There are two main areas where using instruction composition can help make your programs more readable. The first is in HLA's high level language control structures. The other is in procedure parameters. Although instruction composition is useful in these two cases (and probably a few others as well), this doesn't give you a license to use extremely convoluted instructions like the ADD instruction in the previous example. Instead, most of the time you will use a single instruction or a function call in place of a single operand in a high level language boolean expression or in a procedure/function parameter.

While we're on the subject, exactly what does a procedure call return as the string that HLA substitutes for the call in an instruction composition? For that matter, what do statements like IF..ENDIF return? How about instructions that don't have a destination operand? Well, function return results are the subject of the very next section so you'll read about that in a few moments. As for all the other statements and instructions, you should check out the HLA reference manual. It lists each instruction and its "RETURNS" value. The "RETURNS" value is the string that HLA will substitute for the instruction when it appears as the operand to another instruction. Note that many HLA statements and instructions return the empty string as their "RETURNS" value (by default, so do procedure calls). If an instruction returns the empty string as its composition value, then HLA will report an error if you attempt to use it as the operand of another instruction. For example, the IF..ENDIF statement returns the empty string as its "RETURNS" value, so you may not bury an IF..ENDIF inside another instruction.

8.8.3 The HLA RETURNS Option in Procedures

HLA procedure declarations allow a special option that specifies the string to use when a procedure invocation appears as the operand of another instruction: the RETURNS option. The syntax for a procedure declaration with the RETURNS option is as follows:

	procedure ProcName ( optional parameters );  RETURNS( string_constant );
		<< Local declarations >>
	begin ProcName;
		<< procedure statements >>
	end ProcName;


If the RETURNS option is not present, HLA associates the empty string with the RETURNS value for the procedure. This effectively makes it illegal to use that procedure invocation as the operand to another instruction.

The RETURNS option requires a single string parameter surrounded by parentheses. This must be a string constant3. HLA will substitute this string constant for the procedure call if it ever appears as the operand of another instruction. Typically this string constant is a register name; however, any text that would be legal as an instruction operand is okay here. For example, you could specify memory address or constants. For purposes of clarity, you should always specify the location of a function's return value in the RETURNS parameter.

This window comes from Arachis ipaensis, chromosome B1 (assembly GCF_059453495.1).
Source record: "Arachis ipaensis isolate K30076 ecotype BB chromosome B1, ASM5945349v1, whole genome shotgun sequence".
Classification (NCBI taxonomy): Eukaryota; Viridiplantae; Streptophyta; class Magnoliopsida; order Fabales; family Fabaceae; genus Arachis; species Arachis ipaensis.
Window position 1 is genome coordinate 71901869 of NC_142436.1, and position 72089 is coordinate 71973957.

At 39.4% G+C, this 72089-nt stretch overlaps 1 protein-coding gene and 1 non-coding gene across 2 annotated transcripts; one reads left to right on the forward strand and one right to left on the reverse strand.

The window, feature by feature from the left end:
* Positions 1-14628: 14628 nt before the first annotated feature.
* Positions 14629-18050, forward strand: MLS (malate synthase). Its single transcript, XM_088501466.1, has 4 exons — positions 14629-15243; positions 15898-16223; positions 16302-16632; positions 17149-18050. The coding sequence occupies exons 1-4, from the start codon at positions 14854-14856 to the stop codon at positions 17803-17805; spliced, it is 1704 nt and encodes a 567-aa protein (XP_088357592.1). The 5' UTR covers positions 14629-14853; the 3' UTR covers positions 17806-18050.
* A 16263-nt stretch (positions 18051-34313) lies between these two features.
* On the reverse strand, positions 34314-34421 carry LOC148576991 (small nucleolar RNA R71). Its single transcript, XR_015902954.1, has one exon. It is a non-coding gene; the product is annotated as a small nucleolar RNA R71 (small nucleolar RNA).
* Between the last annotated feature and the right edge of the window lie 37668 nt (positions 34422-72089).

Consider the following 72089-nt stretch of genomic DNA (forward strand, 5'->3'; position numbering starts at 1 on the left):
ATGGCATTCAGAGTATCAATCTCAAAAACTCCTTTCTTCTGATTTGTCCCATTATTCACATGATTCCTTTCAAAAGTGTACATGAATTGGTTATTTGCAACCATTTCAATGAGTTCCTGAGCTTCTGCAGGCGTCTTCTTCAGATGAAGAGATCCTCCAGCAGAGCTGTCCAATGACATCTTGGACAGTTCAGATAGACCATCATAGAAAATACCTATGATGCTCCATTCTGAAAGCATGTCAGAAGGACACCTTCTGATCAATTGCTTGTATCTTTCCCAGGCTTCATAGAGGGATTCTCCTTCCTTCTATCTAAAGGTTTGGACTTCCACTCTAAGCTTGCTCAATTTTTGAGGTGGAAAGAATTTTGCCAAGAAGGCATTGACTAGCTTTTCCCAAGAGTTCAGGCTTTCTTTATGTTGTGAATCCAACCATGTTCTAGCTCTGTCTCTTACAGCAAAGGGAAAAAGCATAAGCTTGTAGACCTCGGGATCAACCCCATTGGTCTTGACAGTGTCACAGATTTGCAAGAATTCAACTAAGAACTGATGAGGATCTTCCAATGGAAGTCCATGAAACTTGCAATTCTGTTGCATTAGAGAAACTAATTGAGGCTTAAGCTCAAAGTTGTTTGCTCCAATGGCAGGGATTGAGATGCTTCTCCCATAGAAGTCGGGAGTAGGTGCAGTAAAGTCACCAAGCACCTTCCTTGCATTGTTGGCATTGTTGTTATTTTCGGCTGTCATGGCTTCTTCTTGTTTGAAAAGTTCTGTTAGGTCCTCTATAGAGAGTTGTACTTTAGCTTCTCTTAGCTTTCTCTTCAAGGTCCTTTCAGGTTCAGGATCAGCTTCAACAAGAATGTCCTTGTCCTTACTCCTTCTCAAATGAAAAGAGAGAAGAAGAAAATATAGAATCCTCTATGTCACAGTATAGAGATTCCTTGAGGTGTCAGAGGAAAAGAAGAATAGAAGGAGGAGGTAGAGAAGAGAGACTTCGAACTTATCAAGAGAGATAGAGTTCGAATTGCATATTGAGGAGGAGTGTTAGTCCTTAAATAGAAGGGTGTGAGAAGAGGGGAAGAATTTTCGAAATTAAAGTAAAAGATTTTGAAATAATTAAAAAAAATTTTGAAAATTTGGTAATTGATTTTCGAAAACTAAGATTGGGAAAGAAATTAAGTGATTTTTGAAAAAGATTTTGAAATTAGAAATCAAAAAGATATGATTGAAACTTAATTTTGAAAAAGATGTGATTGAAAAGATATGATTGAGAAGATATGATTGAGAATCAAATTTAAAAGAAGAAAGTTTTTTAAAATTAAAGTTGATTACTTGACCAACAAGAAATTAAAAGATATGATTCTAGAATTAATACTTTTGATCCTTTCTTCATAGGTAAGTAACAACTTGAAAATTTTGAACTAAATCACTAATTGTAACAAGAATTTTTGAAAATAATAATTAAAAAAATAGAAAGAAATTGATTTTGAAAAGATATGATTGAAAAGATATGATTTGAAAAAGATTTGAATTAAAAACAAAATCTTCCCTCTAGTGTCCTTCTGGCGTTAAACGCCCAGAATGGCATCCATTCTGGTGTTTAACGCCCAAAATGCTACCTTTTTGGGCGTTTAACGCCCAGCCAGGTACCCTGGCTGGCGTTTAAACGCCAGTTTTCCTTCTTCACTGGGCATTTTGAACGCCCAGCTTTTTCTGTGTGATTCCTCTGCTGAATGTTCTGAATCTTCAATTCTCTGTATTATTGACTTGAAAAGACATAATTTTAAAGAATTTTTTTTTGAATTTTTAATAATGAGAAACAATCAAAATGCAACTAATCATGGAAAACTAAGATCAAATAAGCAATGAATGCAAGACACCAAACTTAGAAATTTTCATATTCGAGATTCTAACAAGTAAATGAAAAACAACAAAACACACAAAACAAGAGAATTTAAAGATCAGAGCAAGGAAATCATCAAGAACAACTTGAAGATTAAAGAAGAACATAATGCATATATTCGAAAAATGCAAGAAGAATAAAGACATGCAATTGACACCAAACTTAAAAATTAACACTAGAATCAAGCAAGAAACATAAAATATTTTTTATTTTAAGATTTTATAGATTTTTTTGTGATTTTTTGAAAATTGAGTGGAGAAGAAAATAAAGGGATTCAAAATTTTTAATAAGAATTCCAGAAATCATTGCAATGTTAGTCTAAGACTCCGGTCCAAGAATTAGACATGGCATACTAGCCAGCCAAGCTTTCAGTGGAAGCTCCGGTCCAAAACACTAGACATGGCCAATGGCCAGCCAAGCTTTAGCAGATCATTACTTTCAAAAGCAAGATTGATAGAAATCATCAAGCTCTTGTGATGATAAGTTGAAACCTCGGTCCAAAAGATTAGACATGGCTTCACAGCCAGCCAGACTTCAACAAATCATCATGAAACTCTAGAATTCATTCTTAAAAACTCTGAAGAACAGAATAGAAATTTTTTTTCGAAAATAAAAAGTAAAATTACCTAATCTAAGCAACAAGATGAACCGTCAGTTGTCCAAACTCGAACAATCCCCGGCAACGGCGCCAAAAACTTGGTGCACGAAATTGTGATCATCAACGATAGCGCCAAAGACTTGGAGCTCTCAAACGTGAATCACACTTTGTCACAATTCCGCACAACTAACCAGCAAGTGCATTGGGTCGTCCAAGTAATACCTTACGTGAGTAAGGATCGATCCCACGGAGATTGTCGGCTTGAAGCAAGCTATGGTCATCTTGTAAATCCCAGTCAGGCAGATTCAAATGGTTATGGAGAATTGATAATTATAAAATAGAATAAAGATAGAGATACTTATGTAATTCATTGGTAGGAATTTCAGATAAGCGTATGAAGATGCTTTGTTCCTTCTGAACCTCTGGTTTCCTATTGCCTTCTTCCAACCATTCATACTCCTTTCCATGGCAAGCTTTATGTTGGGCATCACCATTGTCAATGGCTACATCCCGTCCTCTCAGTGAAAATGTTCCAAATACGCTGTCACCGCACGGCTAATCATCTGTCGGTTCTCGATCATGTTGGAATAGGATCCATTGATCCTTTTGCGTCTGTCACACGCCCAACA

As an example, consider the following boolean function that returns true or false in the EAX register if the single character parameter is an alphabetic character4:

procedure IsAlphabeticChar( c:char ); RETURNS( "EAX" );
begin IsAlphabeticChar;

	// Note that cs.member returns true/false in EAX

	cs.member( c, {`a'..'z', `A'..'Z'} );

end IsAlphabeticChar;


Once you tack the RETURNS option on the end of this procedure declaration you can legally use a call to IsAlphabeticChar as an operand to other HLA statements and instructions:

	mov( IsAlphabeticChar( al ), EBX );
	if( IsAlphabeticChar( ch ) ) then


The last example above demonstrates that, via the RETURNS option, you can embed calls to your own functions in the boolean expression field of various HLA statements. Note that the code above is equivalent to

	IsAlphabeticChar( ch );
	if( EAX ) then


Not all HLA high level language statements expand composed instructions before the statement. For example, consider the following WHILE statement:

	while( IsAlphabeticChar( ch ) ) do


This code does not expand to the following:

	IsAlphabeticChar( ch );
	while( EAX ) do


Instead, the call to IsAlphabeticChar expands inside the WHILE's boolean expression so that the program calls this function on each iteration of the loop.

You should exercise caution when entering the RETURNS parameter. HLA does not check the syntax of the string parameter when it is compiling the procedure declaration (other than to verify that it is a string constant). Instead, HLA checks the syntax when it replaces the function call with the RETURNS string. So if you had specified "EAZ" instead of "EAX" as the RETURNS parameter for IsAlphabeticChar in the previous examples, HLA would not have reported an error until you actually used IsAlphabeticChar as an operand. Then of course, HLA complains about the illegal operand and it's not at all clear what the problem is by looking at the IsAlphabeticChar invocation. So take special care not to introduce typographical errors in the RETURNS string; figuring out such errors later can be very difficult.

1Note to C/C++ programmers: HLA does not automatically pass arrays by reference. If you specify an array type as a formal parameter, HLA will emit code that makes a copy of each and every byte of that array when you call the associated procedure.

2In the next chapter you'll see where most programmers return real results.

3Do note, however, that it doesn't have to be a string literal constant. A CONST string identifier or even a constant string expression is legal here.

4Before you run off and actually use this function in your own programs, note that the HLA Standard Library provides the char.isAlpha function that provides this test. See the HLA documentation for more details.